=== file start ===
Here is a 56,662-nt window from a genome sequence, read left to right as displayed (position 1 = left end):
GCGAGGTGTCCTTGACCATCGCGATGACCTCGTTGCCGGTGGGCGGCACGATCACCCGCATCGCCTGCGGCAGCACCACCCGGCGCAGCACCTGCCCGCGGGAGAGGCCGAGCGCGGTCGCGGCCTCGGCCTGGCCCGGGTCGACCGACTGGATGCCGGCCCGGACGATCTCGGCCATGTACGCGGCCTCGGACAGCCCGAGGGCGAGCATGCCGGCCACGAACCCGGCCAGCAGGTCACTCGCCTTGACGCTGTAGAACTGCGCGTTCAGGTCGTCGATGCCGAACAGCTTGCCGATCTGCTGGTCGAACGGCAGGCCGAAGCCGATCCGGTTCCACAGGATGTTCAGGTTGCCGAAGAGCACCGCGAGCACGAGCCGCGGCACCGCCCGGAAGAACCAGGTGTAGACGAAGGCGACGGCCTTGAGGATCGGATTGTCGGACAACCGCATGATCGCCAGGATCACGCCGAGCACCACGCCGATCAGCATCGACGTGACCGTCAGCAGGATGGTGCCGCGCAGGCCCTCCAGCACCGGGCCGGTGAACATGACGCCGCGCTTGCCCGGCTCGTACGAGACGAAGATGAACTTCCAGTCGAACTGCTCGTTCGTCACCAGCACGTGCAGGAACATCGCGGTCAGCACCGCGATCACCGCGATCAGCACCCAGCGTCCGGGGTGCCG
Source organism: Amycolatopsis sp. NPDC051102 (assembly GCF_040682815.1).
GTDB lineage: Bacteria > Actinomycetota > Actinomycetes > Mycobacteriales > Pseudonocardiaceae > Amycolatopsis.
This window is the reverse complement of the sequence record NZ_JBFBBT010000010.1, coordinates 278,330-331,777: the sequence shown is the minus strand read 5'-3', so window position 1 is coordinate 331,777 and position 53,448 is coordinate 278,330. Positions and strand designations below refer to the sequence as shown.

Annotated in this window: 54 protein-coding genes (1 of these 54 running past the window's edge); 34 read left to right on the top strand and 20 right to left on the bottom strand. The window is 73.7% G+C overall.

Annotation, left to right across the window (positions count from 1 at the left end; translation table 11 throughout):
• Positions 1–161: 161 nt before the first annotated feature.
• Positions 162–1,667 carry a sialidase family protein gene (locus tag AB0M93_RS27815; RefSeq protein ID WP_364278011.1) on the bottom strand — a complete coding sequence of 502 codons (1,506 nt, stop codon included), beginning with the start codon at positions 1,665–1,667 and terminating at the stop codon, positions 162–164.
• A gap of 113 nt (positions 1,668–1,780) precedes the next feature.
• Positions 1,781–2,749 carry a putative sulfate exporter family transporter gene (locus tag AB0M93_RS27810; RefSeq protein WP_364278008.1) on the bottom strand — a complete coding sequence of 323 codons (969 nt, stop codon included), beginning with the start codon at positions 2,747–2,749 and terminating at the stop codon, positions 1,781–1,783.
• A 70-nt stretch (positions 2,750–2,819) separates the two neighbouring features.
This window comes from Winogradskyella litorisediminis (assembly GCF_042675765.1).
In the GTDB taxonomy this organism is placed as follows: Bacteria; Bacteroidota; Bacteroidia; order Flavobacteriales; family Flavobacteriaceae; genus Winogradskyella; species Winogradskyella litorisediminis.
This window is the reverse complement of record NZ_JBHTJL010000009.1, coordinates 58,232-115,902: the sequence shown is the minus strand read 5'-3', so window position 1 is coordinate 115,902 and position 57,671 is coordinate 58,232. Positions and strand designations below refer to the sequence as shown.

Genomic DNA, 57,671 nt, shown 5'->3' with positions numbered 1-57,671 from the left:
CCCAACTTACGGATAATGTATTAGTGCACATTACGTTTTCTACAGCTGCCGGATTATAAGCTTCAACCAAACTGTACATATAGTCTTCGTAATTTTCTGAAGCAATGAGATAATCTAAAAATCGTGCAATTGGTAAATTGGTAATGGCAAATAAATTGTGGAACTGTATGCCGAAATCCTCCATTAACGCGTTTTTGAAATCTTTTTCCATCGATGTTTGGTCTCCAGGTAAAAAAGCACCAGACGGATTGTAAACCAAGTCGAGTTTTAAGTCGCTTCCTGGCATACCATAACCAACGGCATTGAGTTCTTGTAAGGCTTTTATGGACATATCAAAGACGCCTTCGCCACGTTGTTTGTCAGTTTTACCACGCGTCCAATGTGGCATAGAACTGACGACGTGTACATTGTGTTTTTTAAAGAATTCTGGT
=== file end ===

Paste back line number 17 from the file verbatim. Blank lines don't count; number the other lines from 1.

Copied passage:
CCCAACTTACGGATAATGTATTAGTGCACATTACGTTTTCTACAGCTGCCGGATTATAAGCTTCAACCAAACTGTACATATAGTCTTCGTAATTTTCTGAAGCAATGAGATAATCTAAAAATCGTGCAATTGGTAAATTGGTAATGGCAAATAAATTGTGGAACTGTATGCCGAAATCCTCCATTAACGCGTTTTTGAAATCTTTTTCCATCGATGTTTGGTCTCCAGGTAAAAAAGCACCAGACGGATTGTAAACCAAGTCGAGTTTTAAGTCGCTTCCTGGCATACCATAACCAACGGCATTGAGTTCTTGTAAGGCTTTTATGGACATATCAAAGACGCCTTCGCCACGTTGTTTGTCAGTTTTACCACGCGTCCAATGTGGCATAGAACTGACGACGTGTACATTGTGTTTTTTAAAGAATTCTGGT